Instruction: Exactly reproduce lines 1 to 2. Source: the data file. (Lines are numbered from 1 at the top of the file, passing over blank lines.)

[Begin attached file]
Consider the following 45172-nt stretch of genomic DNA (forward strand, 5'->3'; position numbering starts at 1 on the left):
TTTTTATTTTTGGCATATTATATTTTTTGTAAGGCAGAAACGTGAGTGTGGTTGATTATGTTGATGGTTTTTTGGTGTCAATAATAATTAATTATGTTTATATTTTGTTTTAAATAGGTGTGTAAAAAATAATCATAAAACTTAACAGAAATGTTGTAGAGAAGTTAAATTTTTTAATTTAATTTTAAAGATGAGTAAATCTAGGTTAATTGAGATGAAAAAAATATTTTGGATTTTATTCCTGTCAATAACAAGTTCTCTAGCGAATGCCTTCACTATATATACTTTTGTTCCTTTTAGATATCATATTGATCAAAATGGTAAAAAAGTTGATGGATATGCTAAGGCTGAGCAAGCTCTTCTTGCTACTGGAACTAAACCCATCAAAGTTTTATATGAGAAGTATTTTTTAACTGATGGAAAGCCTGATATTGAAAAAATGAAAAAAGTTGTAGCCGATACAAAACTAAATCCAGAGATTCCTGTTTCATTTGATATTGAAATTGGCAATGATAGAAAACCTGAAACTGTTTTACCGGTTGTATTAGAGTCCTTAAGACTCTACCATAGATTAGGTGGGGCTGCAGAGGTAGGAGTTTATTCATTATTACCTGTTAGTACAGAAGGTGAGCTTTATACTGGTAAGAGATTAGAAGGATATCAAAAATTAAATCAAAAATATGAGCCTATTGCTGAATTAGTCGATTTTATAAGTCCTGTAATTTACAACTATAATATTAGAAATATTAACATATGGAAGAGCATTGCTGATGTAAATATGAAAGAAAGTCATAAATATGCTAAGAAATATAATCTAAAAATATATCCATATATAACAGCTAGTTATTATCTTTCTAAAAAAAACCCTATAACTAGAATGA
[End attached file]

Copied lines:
Consider the following 45172-nt stretch of genomic DNA (forward strand, 5'->3'; position numbering starts at 1 on the left):
TTTTTATTTTTGGCATATTATATTTTTTGTAAGGCAGAAACGTGAGTGTGGTTGATTATGTTGATGGTTTTTTGGTGTCAATAATAATTAATTATGTTTATATTTTGTTTTAAATAGGTGTGTAAAAAATAATCATAAAACTTAACAGAAATGTTGTAGAGAAGTTAAATTTTTTAATTTAATTTTAAAGATGAGTAAATCTAGGTTAATTGAGATGAAAAAAATATTTTGGATTTTATTCCTGTCAATAACAAGTTCTCTAGCGAATGCCTTCACTATATATACTTTTGTTCCTTTTAGATATCATATTGATCAAAATGGTAAAAAAGTTGATGGATATGCTAAGGCTGAGCAAGCTCTTCTTGCTACTGGAACTAAACCCATCAAAGTTTTATATGAGAAGTATTTTTTAACTGATGGAAAGCCTGATATTGAAAAAATGAAAAAAGTTGTAGCCGATACAAAACTAAATCCAGAGATTCCTGTTTCATTTGATATTGAAATTGGCAATGATAGAAAACCTGAAACTGTTTTACCGGTTGTATTAGAGTCCTTAAGACTCTACCATAGATTAGGTGGGGCTGCAGAGGTAGGAGTTTATTCATTATTACCTGTTAGTACAGAAGGTGAGCTTTATACTGGTAAGAGATTAGAAGGATATCAAAAATTAAATCAAAAATATGAGCCTATTGCTGAATTAGTCGATTTTATAAGTCCTGTAATTTACAACTATAATATTAGAAATATTAACATATGGAAGAGCATTGCTGATGTAAATATGAAAGAAAGTCATAAATATGCTAAGAAATATAATCTAAAAATATATCCATATATAACAGCTAGTTATTATCTTTCTAAAAAAAACCCTATAACTAGAATGA